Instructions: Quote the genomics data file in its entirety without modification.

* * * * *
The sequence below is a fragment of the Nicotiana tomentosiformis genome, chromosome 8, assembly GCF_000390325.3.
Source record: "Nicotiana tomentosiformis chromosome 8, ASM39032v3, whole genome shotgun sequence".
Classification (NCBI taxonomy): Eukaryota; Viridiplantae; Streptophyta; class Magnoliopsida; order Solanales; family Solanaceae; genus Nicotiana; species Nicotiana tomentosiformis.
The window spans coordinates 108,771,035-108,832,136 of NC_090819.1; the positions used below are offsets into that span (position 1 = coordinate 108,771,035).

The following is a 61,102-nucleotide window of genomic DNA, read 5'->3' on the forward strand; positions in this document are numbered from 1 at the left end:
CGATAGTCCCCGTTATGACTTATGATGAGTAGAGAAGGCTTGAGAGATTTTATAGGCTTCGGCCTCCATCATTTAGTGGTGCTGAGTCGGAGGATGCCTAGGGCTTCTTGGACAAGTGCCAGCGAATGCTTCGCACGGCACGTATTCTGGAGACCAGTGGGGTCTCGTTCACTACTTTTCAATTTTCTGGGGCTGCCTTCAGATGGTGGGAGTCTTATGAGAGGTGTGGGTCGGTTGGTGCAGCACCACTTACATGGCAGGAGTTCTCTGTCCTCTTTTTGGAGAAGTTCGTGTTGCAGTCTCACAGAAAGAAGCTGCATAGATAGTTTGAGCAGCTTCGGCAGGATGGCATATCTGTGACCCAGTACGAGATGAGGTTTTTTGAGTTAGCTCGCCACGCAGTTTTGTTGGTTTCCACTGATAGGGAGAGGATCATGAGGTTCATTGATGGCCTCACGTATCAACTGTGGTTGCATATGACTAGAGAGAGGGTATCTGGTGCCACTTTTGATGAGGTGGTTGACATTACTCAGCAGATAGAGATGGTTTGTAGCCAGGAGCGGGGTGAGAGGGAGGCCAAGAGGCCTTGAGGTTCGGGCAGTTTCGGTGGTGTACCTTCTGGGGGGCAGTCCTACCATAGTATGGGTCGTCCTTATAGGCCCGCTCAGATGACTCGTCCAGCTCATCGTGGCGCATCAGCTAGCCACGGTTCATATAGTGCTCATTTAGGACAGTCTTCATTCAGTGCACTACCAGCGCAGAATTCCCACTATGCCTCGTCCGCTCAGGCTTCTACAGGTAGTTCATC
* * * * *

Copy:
The sequence below is a fragment of the Nicotiana tomentosiformis genome, chromosome 8, assembly GCF_000390325.3.
Source record: "Nicotiana tomentosiformis chromosome 8, ASM39032v3, whole genome shotgun sequence".
Classification (NCBI taxonomy): Eukaryota; Viridiplantae; Streptophyta; class Magnoliopsida; order Solanales; family Solanaceae; genus Nicotiana; species Nicotiana tomentosiformis.
The window spans coordinates 108,771,035-108,832,136 of NC_090819.1; the positions used below are offsets into that span (position 1 = coordinate 108,771,035).

The following is a 61,102-nucleotide window of genomic DNA, read 5'->3' on the forward strand; positions in this document are numbered from 1 at the left end:
CGATAGTCCCCGTTATGACTTATGATGAGTAGAGAAGGCTTGAGAGATTTTATAGGCTTCGGCCTCCATCATTTAGTGGTGCTGAGTCGGAGGATGCCTAGGGCTTCTTGGACAAGTGCCAGCGAATGCTTCGCACGGCACGTATTCTGGAGACCAGTGGGGTCTCGTTCACTACTTTTCAATTTTCTGGGGCTGCCTTCAGATGGTGGGAGTCTTATGAGAGGTGTGGGTCGGTTGGTGCAGCACCACTTACATGGCAGGAGTTCTCTGTCCTCTTTTTGGAGAAGTTCGTGTTGCAGTCTCACAGAAAGAAGCTGCATAGATAGTTTGAGCAGCTTCGGCAGGATGGCATATCTGTGACCCAGTACGAGATGAGGTTTTTTGAGTTAGCTCGCCACGCAGTTTTGTTGGTTTCCACTGATAGGGAGAGGATCATGAGGTTCATTGATGGCCTCACGTATCAACTGTGGTTGCATATGACTAGAGAGAGGGTATCTGGTGCCACTTTTGATGAGGTGGTTGACATTACTCAGCAGATAGAGATGGTTTGTAGCCAGGAGCGGGGTGAGAGGGAGGCCAAGAGGCCTTGAGGTTCGGGCAGTTTCGGTGGTGTACCTTCTGGGGGGCAGTCCTACCATAGTATGGGTCGTCCTTATAGGCCCGCTCAGATGACTCGTCCAGCTCATCGTGGCGCATCAGCTAGCCACGGTTCATATAGTGCTCATTTAGGACAGTCTTCATTCAGTGCACTACCAGCGCAGAATTCCCACTATGCCTCGTCCGCTCAGGCTTCTACAGGTAGTTCATC